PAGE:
Nugent laid out the law: “There seems to be a view in some quarters, evidently shared by counsel in this case, that evidence can be made to go away by a process of ‘expungement’.”

Nugent argued that a Commission is not a court, which is constituted to “establish facts and the law does not require it to ignore evidence. It should be conscious of the reason why some evidence is not admissible in a court, and it might be wary of relying on evidence of that kind, but it is not precluded from receiving it. Once oral evidence has been given it is not possible for a commission or even for a court, to make the evidence disappear. The commission might choose not to rely on the evidence but that is something else. A ruling that purports to make the evidence disappear is not possible, and a ruling that requires the Commission to ignore it is not competent in law.”

Demand Three Moyane further wanted Prof. Michael Katz to recuse himself as an advisor to the commission. The inference from Mpofu was that Katz was closer to the president than Katz cared to admit, but Mpofu did not provide the evidence to back up his statement.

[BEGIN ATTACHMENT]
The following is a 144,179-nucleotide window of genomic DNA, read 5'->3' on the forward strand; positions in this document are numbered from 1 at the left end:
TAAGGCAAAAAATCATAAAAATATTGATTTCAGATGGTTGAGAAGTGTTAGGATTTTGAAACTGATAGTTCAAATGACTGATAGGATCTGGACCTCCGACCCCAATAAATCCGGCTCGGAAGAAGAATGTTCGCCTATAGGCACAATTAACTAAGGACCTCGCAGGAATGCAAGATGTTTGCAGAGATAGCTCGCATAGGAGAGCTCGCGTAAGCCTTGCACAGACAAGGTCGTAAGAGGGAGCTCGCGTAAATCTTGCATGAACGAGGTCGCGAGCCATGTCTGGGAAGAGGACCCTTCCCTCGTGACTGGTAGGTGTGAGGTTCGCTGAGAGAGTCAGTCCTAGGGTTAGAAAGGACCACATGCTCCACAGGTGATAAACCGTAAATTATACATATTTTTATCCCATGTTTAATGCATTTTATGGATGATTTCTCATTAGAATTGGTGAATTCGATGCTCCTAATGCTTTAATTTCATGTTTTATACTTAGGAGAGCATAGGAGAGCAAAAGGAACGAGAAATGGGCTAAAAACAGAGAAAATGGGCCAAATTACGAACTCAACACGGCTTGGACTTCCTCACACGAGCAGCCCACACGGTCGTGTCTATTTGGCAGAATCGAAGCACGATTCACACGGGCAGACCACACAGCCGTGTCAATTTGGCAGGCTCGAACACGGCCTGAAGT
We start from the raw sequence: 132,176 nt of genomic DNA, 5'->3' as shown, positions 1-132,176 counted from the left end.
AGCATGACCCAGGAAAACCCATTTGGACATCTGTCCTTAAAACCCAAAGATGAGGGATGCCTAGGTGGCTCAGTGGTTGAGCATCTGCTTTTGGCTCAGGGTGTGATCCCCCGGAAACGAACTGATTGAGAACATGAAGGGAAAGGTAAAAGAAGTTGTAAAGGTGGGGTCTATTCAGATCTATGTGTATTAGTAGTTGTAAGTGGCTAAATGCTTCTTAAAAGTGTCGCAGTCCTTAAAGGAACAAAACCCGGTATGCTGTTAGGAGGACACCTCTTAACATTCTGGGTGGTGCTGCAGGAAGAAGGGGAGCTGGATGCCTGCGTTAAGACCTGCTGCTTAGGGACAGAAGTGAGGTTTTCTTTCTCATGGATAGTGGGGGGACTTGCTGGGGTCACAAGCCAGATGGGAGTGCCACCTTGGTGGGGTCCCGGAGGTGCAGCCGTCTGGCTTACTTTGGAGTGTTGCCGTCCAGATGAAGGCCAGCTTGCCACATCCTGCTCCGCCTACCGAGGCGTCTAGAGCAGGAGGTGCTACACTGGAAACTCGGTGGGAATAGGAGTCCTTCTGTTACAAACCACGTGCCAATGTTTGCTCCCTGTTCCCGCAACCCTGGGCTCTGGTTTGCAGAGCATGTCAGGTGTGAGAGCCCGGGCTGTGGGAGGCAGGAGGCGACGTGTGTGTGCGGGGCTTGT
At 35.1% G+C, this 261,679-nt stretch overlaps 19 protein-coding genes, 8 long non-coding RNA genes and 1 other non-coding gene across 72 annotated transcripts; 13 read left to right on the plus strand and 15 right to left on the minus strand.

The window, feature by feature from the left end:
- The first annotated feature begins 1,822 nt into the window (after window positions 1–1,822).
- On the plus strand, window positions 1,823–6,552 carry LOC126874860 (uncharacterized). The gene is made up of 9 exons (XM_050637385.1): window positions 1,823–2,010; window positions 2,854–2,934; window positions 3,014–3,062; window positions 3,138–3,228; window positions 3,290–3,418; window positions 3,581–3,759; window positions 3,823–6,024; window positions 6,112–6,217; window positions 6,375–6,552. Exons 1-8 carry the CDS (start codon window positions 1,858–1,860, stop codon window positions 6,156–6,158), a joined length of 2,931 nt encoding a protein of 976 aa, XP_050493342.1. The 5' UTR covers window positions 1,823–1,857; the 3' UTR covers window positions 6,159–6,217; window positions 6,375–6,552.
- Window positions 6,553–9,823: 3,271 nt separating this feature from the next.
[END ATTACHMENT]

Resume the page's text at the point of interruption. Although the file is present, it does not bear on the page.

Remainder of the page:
Nugent said it did not matter:

Professor Katz has been appointed to assist this commission by Proclamation of the president. It is not competent, as a matter of law, for this commission to override the proclamation and rule that he should not fulfil that role.”

Nugent further ruled that Katz is not ‘conflicted’ when meeting President Ramaphosa because Ramaphosa is “doing precisely what might be expected when the President seeks information and advice on tax collection”, which is to consult with Katz, who is a leading tax authority in the country.

Demand Four An undertaking was sought by Moyane that the Commission will not entertain or hear evidence relating to any subject that is to be discussed in the disciplinary proceedings.

Nugent refused, again:

This Commission will give no undertaking not to receive evidence that is relevant to its inquiry, nor may it do so as a matter of law. It has been instructed to fulfil its terms of reference and it must do whatever is necessary and appropriate to perform that task.”

Demand Five Moyane also wanted SARS to pay his legal fees for all matters relating to the Commission.

Nugent said the Commission has no power in law to direct SARS to pay his fees.

Before Nugent delivered his decision, attorney Eric Mabuza said Moyane will take the matter to court if needs be:

Believe me, we will”.

He confirmed their intentions afterwards:

It is unfortunate that the judge made a personal attack on counsel. But knowing Mr Mpofu, he is able to defend himself, and will do so at a later stage.”

Mabuza failed to mention that Mpofu called the Commission a kangaroo court that had prejudged the matter and was “just going through the motions” to get to a predetermined outcome.

Mabuza continued, saying:

We had to exhaust this avenue. We will now approach the President. And if we do not get the relief sought, we will go to court.” DM